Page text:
Date of Degree
MS (Master of Science)
Spector, Michael L
Dawson, Deborah V
First Committee Member
Dawson, Deborah V
Second Committee Member
Clark, Steven H
Third Committee Member
Holmes, David C
Anxiety experienced by individuals visiting the dental office to receive treatment is prevalent in the population. The clinical manifestation of these anxieties is considerable; it is estimated that approximately between 14 and 30 million people in the United States do not seek routine dental care due to dental anxiety. Dentists and other scientists have explored many techniques and procedures in attempts to ameliorate these anxieties and improve patient care. Biofeedback is a process that involves measuring a person's specific bodily functions such as blood pressure, heart rate, skin temperature, muscle tension, or breathing rate, and conveying the information to the patient in real-time. This raises the patient's awareness and therefore the possibility of conscious control of those functions. Evidence has shown biofeedback to be a useful modality of treatment for numerous conditions associated with anxiety. Anxiety has been shown to up-regulate the sympathetic nervous system. When the sympathetic nervous system is up-regulated, the pain threshold is decreased, and physiologic parameters of anxiety are manifested in the patient. This physiological phenomenon is well understood and demonstrates that, with anxiety, the individual will have a decreased pain threshold (i.e., greater response to noxious or painful stimuli). The purpose of the current pilot study is to investigate the use of a novel biofeedback system (RESPeRATE™) to reduce patients' pre-operative general anxiety levels and subsequently the pain associated with dental injections.
Eighty-one subjects participated in this randomized controlled study. Forty subjects were in the experimental group and forty-one subjects were in the control group. All subjects were asked to fill out a pre-injection survey (Dental Injection Sensitivity Survey - DISS), measuring baseline anxiety levels. Subjects in the experimental group used a biofeedback technique, while subjects in the control group were not exposed to any biofeedback. All participants then received an inferior alveolar local anesthetic injection. Subjects in both groups were then given a post-injection survey (measuring anxiety levels), and filled out a Visual Analog Scale (VAS). The VAS was designed to measure the subjects' perception of pain of the injection, the overall injection experience, and anticipatory anxiety for future injections.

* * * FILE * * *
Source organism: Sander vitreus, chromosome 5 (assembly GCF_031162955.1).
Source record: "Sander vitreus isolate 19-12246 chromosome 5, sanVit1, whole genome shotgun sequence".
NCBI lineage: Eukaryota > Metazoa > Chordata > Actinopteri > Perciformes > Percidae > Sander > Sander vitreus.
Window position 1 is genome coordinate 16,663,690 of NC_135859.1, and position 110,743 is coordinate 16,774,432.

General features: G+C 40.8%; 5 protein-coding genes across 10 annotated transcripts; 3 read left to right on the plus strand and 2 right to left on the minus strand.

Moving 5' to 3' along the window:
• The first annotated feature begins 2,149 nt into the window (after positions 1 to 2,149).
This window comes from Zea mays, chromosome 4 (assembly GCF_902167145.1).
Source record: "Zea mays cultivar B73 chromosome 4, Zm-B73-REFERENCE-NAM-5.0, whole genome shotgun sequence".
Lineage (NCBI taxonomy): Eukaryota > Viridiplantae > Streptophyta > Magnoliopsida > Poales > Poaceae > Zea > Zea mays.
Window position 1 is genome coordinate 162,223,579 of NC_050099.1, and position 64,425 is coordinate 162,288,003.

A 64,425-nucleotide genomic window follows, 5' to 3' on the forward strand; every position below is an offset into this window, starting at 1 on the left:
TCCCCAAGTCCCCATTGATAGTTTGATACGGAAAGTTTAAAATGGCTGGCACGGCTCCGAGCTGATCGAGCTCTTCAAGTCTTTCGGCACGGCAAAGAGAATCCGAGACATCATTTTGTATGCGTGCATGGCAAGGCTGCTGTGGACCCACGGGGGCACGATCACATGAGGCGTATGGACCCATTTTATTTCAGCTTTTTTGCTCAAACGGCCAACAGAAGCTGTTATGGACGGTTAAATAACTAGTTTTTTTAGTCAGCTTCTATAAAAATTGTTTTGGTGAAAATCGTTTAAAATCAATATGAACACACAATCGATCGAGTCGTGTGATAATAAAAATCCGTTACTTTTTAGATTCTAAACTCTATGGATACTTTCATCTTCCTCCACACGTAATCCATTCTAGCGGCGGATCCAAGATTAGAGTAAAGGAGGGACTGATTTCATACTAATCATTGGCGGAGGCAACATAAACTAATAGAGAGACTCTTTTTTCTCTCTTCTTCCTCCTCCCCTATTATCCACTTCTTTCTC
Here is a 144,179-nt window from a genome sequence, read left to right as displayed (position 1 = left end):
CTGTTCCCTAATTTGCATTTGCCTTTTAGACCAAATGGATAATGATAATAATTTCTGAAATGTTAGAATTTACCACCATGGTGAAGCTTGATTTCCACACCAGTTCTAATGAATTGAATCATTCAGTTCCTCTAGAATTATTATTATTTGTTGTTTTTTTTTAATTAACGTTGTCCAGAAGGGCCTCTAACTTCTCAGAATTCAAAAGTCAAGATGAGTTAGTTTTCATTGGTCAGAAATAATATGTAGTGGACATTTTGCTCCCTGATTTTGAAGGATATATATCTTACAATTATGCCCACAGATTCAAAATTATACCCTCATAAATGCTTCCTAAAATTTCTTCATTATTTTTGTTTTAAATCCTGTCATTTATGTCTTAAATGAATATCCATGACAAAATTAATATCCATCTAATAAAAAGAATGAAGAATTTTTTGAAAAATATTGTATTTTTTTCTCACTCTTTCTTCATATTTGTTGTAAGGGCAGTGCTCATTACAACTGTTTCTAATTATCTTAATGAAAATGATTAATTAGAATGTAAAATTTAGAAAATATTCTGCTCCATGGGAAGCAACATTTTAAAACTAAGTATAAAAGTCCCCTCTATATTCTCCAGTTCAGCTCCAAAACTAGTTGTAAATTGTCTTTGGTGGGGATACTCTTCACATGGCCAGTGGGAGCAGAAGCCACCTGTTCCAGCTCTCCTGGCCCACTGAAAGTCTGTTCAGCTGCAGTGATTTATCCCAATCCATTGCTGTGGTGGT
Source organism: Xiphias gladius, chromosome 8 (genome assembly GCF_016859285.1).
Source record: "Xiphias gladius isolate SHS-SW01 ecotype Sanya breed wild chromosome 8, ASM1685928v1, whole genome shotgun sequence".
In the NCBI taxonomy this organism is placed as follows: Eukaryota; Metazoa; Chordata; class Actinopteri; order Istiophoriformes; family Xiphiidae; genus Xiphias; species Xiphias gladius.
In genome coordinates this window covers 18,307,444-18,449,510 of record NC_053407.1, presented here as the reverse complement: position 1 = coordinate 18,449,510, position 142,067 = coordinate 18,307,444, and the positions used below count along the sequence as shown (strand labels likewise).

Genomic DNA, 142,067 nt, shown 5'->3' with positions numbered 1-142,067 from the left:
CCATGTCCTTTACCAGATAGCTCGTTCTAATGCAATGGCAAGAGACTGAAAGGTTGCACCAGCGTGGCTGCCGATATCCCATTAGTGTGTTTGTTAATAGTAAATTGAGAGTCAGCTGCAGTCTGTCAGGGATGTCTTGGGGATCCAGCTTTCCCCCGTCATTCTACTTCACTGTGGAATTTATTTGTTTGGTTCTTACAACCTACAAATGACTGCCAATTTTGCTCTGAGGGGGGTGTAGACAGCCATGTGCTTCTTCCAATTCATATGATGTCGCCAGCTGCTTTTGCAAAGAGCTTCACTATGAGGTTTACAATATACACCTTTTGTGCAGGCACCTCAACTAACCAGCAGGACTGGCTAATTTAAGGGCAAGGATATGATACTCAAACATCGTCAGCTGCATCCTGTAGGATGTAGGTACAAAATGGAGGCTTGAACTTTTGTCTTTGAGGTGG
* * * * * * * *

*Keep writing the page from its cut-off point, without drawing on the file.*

The results of the study demonstrated that there was no significant difference between the treatment group and the control group with respect to any of the pre/post-operative anxiety measures as recorded by the DISS. This study did demonstrate that with the use of the RESPeRATE™ device there was a significant difference in the overall injection experience between the experimental group and the control group (p=0.013), as measured by the VAS. A trend towards improved responses for the experimental group was noted with respect to both level of discomfort and ratings of future nervousness; these results did not reach a statically significance of p<.05.
Future studies and power calculation will be more specific towards the RESPeRATE™ in a dental setting, and lead to more accurate approximations on the number of subjects needed to determine whether the difference was due to chance or due to the treatment modality. It appears that this novel pilot study was underpowered. It would also be feasible to apply the technology to other areas in dentistry where anxiety and sympathetic up-regulation are etiologic components. Areas of future studies may include temporomandibular joint dysfunction, orofacial pain, periodontal disease, and wound healing.
biofeedback, dental anxiety, dental injection, RESPeRATE™
xi, 70 pages
Includes bibliographical references (pages 66-70).
Copyright 2009 Quinn Alan Morarend
Morarend, Quinn Alan. "The use of RESPeRATE™ to reduce dental anxiety." MS (Master of Science) thesis, University of Iowa, 2009.